Fightingpolice brutality requires sufficient supervision from relevantauthorities to bring perpetrators to justice as well as collect andcompile data to explain the trends in the unethical practices. Inthis regard, internal review boards assist in monitoring the conductof police officers by receiving, processing as well as conductinginvestigations of various complaints against police officers(Williams110).The approaches in internal affairs divisions vary according to thepolicies of various police departments and agencies. However, thesignificance of internal affairs divisions requires the establishmentof standardized rules and policies, which regulate their activities.Internal review boards should implement punitive and preventivecontrols to deal with officers accused of using excessive force.Internal review boards have succeeded in fighting unethical practicessuch as corruption but have failed to address pertinent issuesregarding police brutality (Cooper1188).In many cases, the boards bring about significant police reformsafter the emergence of big scandals within the police departments.Hence, they are reactionary as opposed to putting in place measuresthat deter brutal police behavior.

Conclusion

Policebrutality remains a significant problem in not only the American butalso the global society. Citizens fund the police operations andsalaries through taxes, and it is their duty to protect them bymaintaining law and order while respecting human rights provisions.Governments have the mandate to ensure the proper training of lawenforcement officers and monitor their conduct to ensure that theyabide by human rights principles. Consequently, it is crucial forcountries to develop efficient judicial systems that addresspertinent issues regarding human rights abuses. Police officersshould be answerable to their actions, and government support to thepolice should not encourage impunity. The way the Police handle lawenforcement determines the outcomes of their interventions as well asthe level of cooperation they can receive from the public regardingcommunity policing. It is the duty of police officers to respectthemselves and the rights of the public.

WorksCited

Barak,Gregg, Paul Leighton, and Allison Cotton.&nbspClass,race, gender, and crime: The social realities of justice in America.Rowman &amp Littlefield, 2014.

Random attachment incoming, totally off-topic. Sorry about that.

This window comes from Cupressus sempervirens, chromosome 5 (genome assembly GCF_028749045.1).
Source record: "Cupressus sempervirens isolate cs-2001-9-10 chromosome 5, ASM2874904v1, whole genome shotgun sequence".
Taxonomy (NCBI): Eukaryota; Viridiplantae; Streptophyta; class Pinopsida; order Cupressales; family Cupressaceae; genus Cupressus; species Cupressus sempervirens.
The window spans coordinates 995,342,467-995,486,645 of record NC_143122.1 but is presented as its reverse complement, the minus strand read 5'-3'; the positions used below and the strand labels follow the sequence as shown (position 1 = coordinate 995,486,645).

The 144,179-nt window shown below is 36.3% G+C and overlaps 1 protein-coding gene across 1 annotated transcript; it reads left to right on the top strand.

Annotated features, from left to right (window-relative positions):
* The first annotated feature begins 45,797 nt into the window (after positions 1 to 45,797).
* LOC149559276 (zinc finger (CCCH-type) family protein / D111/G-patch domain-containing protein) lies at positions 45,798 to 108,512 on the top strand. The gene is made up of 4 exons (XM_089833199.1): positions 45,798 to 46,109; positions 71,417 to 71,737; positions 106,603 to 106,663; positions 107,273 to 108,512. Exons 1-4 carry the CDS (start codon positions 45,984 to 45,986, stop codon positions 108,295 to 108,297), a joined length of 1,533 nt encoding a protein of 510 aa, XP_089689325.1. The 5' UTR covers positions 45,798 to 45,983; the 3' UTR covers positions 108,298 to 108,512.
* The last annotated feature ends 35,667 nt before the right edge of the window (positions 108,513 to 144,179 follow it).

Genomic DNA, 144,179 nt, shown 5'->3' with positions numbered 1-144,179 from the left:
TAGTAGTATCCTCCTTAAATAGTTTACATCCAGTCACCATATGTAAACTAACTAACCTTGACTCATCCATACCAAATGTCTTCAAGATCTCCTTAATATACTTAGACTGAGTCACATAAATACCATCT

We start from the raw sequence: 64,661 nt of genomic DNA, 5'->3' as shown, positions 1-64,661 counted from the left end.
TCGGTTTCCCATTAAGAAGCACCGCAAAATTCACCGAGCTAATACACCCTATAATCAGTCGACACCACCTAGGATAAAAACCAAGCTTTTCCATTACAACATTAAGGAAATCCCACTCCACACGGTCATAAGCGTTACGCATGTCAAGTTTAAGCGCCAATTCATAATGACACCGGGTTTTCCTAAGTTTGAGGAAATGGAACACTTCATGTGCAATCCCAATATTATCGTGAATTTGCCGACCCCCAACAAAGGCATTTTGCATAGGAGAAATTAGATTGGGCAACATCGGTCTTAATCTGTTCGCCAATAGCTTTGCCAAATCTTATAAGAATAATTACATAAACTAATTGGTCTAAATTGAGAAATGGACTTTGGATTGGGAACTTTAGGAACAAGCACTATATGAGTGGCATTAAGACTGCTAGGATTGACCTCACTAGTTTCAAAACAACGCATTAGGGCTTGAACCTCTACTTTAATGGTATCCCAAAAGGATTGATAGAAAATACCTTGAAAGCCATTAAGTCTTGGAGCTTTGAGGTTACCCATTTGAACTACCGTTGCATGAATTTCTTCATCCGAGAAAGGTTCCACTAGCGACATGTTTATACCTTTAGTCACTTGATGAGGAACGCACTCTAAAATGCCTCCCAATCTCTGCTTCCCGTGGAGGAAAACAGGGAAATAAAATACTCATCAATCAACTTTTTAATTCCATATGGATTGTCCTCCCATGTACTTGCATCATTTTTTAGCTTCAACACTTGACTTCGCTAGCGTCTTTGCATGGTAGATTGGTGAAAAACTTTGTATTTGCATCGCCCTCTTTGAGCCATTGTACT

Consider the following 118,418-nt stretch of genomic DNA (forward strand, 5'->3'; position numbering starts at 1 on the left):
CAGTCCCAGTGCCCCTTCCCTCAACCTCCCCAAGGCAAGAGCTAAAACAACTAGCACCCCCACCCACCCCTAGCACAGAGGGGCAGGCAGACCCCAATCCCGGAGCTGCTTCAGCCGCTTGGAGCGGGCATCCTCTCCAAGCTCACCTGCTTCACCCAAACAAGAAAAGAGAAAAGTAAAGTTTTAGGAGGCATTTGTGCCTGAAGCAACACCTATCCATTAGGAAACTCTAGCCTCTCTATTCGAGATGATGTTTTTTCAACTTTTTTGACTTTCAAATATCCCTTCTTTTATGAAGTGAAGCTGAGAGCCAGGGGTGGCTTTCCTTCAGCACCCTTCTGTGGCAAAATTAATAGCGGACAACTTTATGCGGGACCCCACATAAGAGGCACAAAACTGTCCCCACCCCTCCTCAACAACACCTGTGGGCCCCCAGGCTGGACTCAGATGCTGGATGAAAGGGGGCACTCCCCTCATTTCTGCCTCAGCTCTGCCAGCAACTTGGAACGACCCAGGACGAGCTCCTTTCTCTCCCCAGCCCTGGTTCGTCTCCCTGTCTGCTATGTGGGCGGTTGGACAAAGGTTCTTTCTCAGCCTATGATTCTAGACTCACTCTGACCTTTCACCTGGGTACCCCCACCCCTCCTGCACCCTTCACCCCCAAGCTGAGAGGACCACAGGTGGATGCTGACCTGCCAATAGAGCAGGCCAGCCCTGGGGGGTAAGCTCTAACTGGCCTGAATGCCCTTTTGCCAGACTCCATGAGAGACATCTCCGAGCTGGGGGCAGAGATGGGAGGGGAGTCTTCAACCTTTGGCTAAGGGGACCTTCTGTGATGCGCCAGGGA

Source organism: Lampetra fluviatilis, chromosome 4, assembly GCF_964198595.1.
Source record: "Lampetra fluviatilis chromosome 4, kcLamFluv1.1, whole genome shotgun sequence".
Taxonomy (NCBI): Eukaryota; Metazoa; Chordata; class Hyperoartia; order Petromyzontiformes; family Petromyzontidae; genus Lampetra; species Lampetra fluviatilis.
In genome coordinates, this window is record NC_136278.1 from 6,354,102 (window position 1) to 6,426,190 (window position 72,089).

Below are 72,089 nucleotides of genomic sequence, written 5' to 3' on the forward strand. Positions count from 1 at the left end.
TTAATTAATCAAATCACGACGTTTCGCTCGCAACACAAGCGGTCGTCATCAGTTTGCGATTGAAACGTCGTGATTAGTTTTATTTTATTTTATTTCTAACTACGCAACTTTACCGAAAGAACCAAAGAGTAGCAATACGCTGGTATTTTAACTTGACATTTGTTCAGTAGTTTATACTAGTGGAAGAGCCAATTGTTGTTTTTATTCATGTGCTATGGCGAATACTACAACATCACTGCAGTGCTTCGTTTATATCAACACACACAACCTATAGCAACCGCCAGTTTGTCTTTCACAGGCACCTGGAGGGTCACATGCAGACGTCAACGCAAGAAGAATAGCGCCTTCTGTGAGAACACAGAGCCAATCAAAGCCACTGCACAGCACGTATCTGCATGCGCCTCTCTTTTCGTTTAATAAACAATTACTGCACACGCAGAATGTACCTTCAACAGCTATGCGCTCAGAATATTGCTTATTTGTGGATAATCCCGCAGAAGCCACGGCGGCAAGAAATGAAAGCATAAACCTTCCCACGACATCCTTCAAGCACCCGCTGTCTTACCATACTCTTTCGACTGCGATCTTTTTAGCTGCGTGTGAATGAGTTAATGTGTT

Cooper,Hannah LF. &quotWar on drugs policing and policebrutality.&quot&nbspSubstanceuse &amp misuse&nbsp50.8-9(2015): 1188-1194.

Gül,Zakir, Hakan Hekim, and Ramazan Terkeşli. &quotControlling Police(Excessive) Force: The American Case.&quot InternationalJournal Of Human Sciences10.2 (2013): 285-303. AcademicSearch Complete.Web. 14 Nov. 2013.

SCHATMEIER,ELLIOT HARVEY. &quotReforming Police Use-Of-Force Practices: A CaseStudy Of The Cincinnati Police Department.&quot ColumbiaJournal Of Law &amp Social Problems46.4 (2013): 539-586. AcademicSearch Complete.Web. 14 Nov. 2013.

Schumm,Joel M. &quotRecent Developments in Indiana Criminal Law andProcedure.&quot&nbspInd.L. Rev.&nbsp49(2015): 1023.

Smith,Brad W., and Malcolm D. Holmes. &quotPolice use of excessive forcein minority communities: A test of the minority threat, place, andcommunity accountability hypotheses.&quot&nbspSocialProblems&nbsp61.1(2014): 83-104.

Taylor,Clarence. &quotIntroduction: African Americans, Police Brutality,and The US Criminal Justice System.&quot&nbspJournalof African American History&nbsp98.2(2013): 200-204.

TimPrenzler, Louise Porter, Geoffrey P. Alpert, Reducingpolice use of force: Case studies and prospects, Aggression andViolent Behavior,Volume 18, Issue 2, March–April 2013, Pages 343-356, ISSN1359-1789, http://dx.doi.org/10.1016/j.avb.2012.12.004.

Wall,Tyler, and Travis Linnemann. &quotStaring down the state: Policepower, visual economies, and the “war on cameras.”&quot&nbspCrime,Media, Culture&nbsp(2014):1741659014531424.

Williams,Kristian.&nbspOurEnemies in Blue: Police and power in America.AK Press, 2015.